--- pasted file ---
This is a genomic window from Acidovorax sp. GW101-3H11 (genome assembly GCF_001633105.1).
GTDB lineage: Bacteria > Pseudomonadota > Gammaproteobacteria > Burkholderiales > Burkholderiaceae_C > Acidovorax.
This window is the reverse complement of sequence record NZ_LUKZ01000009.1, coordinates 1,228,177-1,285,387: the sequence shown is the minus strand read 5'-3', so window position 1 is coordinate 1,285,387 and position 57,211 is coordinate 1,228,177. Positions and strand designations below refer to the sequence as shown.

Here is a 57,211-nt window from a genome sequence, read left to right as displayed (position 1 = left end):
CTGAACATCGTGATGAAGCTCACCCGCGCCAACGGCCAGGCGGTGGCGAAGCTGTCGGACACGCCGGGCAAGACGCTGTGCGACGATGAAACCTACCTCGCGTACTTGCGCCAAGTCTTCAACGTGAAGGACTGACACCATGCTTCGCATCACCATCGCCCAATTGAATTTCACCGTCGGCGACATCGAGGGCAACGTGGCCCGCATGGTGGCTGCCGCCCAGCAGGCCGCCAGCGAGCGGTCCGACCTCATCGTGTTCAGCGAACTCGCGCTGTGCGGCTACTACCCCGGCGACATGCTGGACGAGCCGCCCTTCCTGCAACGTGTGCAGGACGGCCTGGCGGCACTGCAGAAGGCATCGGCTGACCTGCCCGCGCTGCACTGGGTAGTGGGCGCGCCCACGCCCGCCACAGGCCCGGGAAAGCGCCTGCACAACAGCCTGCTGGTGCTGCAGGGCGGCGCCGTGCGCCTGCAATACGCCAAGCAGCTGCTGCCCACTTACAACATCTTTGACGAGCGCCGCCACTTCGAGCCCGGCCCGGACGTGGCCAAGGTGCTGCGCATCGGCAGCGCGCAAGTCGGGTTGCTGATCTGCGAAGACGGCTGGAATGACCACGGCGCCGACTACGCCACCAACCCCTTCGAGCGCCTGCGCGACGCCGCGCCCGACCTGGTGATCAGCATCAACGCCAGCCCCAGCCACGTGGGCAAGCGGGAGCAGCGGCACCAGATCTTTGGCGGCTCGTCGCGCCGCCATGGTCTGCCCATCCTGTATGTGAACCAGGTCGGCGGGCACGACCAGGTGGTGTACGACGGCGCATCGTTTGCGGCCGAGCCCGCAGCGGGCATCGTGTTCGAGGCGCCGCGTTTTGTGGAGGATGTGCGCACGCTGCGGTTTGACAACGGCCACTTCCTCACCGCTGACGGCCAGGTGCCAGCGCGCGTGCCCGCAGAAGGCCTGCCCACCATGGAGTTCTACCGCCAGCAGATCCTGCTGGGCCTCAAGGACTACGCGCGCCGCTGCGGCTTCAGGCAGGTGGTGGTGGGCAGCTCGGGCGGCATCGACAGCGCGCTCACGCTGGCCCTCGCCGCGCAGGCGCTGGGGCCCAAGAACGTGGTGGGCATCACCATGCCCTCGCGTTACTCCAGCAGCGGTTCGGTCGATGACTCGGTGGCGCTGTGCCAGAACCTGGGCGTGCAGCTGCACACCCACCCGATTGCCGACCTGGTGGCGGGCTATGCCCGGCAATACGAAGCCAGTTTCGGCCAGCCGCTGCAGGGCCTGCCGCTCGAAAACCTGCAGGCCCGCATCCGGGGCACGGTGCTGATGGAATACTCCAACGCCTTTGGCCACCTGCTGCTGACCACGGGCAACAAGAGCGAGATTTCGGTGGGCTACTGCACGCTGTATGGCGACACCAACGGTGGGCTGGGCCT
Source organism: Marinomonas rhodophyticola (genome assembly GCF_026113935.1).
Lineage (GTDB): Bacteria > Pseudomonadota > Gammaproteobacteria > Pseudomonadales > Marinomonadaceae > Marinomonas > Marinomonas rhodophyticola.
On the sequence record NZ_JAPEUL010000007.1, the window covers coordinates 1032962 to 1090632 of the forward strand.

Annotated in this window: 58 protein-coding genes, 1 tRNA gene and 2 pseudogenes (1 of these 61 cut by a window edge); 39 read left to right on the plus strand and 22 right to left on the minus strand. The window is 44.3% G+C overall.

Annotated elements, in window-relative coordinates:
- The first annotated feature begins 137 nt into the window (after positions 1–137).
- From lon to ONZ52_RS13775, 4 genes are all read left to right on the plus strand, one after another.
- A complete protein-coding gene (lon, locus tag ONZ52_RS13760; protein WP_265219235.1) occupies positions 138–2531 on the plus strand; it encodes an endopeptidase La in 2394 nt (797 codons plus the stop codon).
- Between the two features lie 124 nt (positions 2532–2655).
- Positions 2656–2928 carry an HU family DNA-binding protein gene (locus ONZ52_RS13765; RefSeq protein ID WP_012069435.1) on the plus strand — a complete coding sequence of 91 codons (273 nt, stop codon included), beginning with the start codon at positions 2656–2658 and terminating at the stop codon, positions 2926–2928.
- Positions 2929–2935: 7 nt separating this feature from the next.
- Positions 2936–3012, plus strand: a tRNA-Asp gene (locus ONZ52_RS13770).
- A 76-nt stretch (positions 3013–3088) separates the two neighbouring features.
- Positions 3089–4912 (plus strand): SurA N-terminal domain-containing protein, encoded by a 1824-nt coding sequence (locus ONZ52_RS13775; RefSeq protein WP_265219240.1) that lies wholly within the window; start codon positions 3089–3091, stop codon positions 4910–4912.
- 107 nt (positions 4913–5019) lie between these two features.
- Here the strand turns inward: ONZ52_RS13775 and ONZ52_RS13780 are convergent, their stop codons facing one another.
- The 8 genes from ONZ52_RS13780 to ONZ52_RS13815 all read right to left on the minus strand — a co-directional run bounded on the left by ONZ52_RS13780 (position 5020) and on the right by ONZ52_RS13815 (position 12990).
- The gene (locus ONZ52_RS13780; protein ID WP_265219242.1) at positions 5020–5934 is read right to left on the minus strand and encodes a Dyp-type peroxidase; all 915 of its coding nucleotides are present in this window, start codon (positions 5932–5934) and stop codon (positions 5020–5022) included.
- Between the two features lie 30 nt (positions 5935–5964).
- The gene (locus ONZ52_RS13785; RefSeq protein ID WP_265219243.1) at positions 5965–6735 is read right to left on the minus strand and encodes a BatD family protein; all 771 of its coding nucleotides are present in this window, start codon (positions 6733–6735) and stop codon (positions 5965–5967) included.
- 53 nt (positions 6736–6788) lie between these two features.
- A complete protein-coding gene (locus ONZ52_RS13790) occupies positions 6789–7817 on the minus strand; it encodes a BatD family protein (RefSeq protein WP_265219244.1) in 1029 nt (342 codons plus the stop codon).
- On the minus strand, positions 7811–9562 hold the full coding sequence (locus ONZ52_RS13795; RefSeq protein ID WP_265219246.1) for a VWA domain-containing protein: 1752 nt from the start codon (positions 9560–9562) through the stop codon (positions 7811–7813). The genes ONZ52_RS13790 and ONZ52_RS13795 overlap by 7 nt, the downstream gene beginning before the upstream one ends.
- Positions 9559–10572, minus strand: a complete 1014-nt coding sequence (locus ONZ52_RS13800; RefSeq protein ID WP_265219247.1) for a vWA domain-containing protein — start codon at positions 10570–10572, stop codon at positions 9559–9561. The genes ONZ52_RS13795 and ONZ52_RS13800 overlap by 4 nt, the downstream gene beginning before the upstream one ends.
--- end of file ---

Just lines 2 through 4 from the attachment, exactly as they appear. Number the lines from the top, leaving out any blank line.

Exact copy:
GTDB lineage: Bacteria > Pseudomonadota > Gammaproteobacteria > Burkholderiales > Burkholderiaceae_C > Acidovorax.
This window is the reverse complement of sequence record NZ_LUKZ01000009.1, coordinates 1,228,177-1,285,387: the sequence shown is the minus strand read 5'-3', so window position 1 is coordinate 1,285,387 and position 57,211 is coordinate 1,228,177. Positions and strand designations below refer to the sequence as shown.

Here is a 57,211-nt window from a genome sequence, read left to right as displayed (position 1 = left end):